Does Board Have Same Standard For Itself As Management?
Let me ask a few questions.
Would a good credit union manager employ staff that don't have the appropriate qualifications, skills and experience? Would a good manager not have some form of ongoing staff training? Would a good manager not set any goals for the staff to achieve and not measure their performance?
Now, here are some questions for board directors.
Would a good credit union board employ a CEO who doesn't have the appropriate qualifications, skills and experience? Would a good board care whether the CEO stayed abreast of current developments? Would a good board not set any goals for the CEO to achieve and not measure his or her performance?
Now, here is another question? Where ultimately does the buck stop in your credit union?
If you answered that the buck stops with the board, how many then apply the same rules to themselves as they insist or expect from their management and staff. How many boards have policies and practices in place to ensure directors have or are acquiring the appropriate skills to undertake their duties? How many boards have policies and practices that require directors to remain up to date with developments and undergo continual training? How many boards have policies and training on ethical behaviors? How many boards set goals for themselves and measure their individual and collective performance?
I suspect the answer to these questions is not as clear cut as the answers to previous questions.
So why do some boards have one set of rules for management and staff and another set for themselves. Of course the first reason directors will give is the electoral process. Directors argue they are elected by members who should be able to choose whoever they wish to represent them. Directors also argue that the electoral process is the best form of performance assessment-if members are unhappy with the performance of directors they will use the electoral process to remove them.
As a credit union board director for 22 years, I don't buy any of those arguments as a reason not to address these important governance issues. For example, how many board members have been removed for poor performance by members at an election? In the vast majority of credit unions, members have no way of knowing about the performance levels of individual directors.
The election process is an extremely important part of a credit union's democratic structure and one of our movement's key operating principles. However, it should not be used to as an excuse to resist the introduction of good governance practices. The reality is that the vast majority of credit union boards could make dramatic improvements to their governance practices within the existing democratic structure, and not just in the areas I've outlined.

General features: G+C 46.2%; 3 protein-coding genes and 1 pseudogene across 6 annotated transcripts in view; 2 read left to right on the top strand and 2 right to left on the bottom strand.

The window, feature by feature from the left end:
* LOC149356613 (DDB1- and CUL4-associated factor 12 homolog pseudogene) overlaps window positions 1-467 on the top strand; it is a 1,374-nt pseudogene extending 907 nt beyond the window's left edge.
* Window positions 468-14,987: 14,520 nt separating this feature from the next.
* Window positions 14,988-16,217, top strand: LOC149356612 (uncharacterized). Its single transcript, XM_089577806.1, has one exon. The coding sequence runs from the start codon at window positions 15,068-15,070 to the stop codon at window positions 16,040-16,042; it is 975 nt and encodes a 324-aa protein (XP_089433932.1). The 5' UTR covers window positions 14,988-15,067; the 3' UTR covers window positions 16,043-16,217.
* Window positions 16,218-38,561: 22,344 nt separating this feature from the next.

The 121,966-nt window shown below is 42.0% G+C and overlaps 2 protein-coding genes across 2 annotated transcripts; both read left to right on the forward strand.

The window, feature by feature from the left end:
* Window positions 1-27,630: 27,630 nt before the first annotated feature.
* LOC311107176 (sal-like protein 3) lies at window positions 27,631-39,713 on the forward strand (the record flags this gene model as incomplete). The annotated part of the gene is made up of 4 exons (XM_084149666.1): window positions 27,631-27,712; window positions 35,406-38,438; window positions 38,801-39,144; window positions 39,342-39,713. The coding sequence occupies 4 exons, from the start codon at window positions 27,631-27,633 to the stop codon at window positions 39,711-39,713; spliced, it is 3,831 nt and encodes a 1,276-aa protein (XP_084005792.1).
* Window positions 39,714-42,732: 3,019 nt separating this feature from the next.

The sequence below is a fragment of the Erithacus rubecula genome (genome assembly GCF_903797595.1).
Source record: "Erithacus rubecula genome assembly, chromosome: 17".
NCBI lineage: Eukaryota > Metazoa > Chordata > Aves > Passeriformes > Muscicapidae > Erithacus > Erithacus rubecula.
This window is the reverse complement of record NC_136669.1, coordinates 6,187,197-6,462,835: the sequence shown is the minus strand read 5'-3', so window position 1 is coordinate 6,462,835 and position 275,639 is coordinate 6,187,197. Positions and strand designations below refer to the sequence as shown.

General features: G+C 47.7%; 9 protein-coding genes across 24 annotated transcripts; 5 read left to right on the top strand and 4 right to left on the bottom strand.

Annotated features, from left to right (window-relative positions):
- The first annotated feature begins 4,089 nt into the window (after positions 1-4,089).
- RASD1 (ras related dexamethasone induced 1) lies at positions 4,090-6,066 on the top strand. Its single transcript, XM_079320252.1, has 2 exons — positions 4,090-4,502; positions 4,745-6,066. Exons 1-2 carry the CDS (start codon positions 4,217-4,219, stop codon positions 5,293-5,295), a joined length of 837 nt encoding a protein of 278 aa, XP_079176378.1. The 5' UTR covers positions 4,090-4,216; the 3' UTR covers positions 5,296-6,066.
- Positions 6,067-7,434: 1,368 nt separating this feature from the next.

How many boards regularly review and document the role of the board, particularly if the credit union is growing or going through mergers? How many managers and CEOs are frustrated with boards that either intrude into the role of management or who don't take sufficient interest in the importance of their role? How many boards have a policy on the ideal composition of the board and a succession policy to replace directors who retire?
Why should credit union boards strive for the best possible governance practices? The first reason is safety and security. Members rely on the board to ensure their funds are safe and the CU properly managed. Secondly, members rely on boards of directors to ensure that their credit union stays up to date with today's financial services. Boards are not able to guarantee these two important aspects unless they have leading edge governance practices. If they don't understand the business, if they don't continually ask management the "right" questions, if they don't keep abreast of industry trends, if they don't do long-term planning and if they don't keep in touch with members, their governance standards are not as good as they should be.
It is all about having the most effective, dynamic and progressive board, which is totally focused on the CU's long-term vitality.
From my experience in Australia, many directors feel threatened by the talk of improved governance practices. Some of my colleagues initially resisted many such initiatives. However, no director should feel threatened by any of these improved governance practices, if they are introduced properly. And that's the key. The process to improve board governance is just as important as the changes that need to be made. Just as management and staff feel a level of discomfort when major changes are proposed for their jobs, so, too, do board directors. This is why the change process must be handled with sensitivity and understanding.
Many board members in Australia who have been through a governance improvement process say they are glad the changes were made. In fact, many say they are now enjoying the role much more now.
Governance is an important issue that has emerged in recent years in the corporate and business world. Major high profile corporations have failed primarily because of inadequate governance practices.
One final question! If your governance practices are not up there with the best, what are you going to do about it?
Mark Lynch trains and consults on governance issues. He can be reached by e-mail at mark.lynch